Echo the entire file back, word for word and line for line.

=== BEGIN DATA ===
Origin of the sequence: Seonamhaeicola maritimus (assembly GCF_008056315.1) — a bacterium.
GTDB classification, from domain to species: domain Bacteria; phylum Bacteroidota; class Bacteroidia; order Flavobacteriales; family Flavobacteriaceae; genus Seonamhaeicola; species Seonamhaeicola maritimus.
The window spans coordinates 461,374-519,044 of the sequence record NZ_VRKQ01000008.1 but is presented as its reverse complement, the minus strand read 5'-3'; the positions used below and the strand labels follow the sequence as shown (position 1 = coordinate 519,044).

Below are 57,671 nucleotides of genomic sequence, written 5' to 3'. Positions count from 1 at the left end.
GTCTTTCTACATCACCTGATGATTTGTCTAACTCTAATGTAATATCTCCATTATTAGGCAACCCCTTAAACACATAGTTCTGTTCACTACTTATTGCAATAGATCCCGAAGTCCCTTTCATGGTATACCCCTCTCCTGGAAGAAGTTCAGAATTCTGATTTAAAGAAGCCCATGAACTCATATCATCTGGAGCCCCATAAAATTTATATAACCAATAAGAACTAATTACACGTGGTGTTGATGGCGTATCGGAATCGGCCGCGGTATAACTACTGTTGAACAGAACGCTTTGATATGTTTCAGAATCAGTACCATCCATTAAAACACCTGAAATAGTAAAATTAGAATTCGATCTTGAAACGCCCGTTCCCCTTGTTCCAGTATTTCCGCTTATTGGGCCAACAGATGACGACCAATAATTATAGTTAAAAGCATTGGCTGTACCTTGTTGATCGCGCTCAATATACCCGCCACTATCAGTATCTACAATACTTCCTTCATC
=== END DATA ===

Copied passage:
Origin of the sequence: Seonamhaeicola maritimus (assembly GCF_008056315.1) — a bacterium.
GTDB classification, from domain to species: domain Bacteria; phylum Bacteroidota; class Bacteroidia; order Flavobacteriales; family Flavobacteriaceae; genus Seonamhaeicola; species Seonamhaeicola maritimus.
The window spans coordinates 461,374-519,044 of the sequence record NZ_VRKQ01000008.1 but is presented as its reverse complement, the minus strand read 5'-3'; the positions used below and the strand labels follow the sequence as shown (position 1 = coordinate 519,044).

Below are 57,671 nucleotides of genomic sequence, written 5' to 3'. Positions count from 1 at the left end.
GTCTTTCTACATCACCTGATGATTTGTCTAACTCTAATGTAATATCTCCATTATTAGGCAACCCCTTAAACACATAGTTCTGTTCACTACTTATTGCAATAGATCCCGAAGTCCCTTTCATGGTATACCCCTCTCCTGGAAGAAGTTCAGAATTCTGATTTAAAGAAGCCCATGAACTCATATCATCTGGAGCCCCATAAAATTTATATAACCAATAAGAACTAATTACACGTGGTGTTGATGGCGTATCGGAATCGGCCGCGGTATAACTACTGTTGAACAGAACGCTTTGATATGTTTCAGAATCAGTACCATCCATTAAAACACCTGAAATAGTAAAATTAGAATTCGATCTTGAAACGCCCGTTCCCCTTGTTCCAGTATTTCCGCTTATTGGGCCAACAGATGACGACCAATAATTATAGTTAAAAGCATTGGCTGTACCTTGTTGATCGCGCTCAATATACCCGCCACTATCAGTATCTACAATACTTCCTTCATC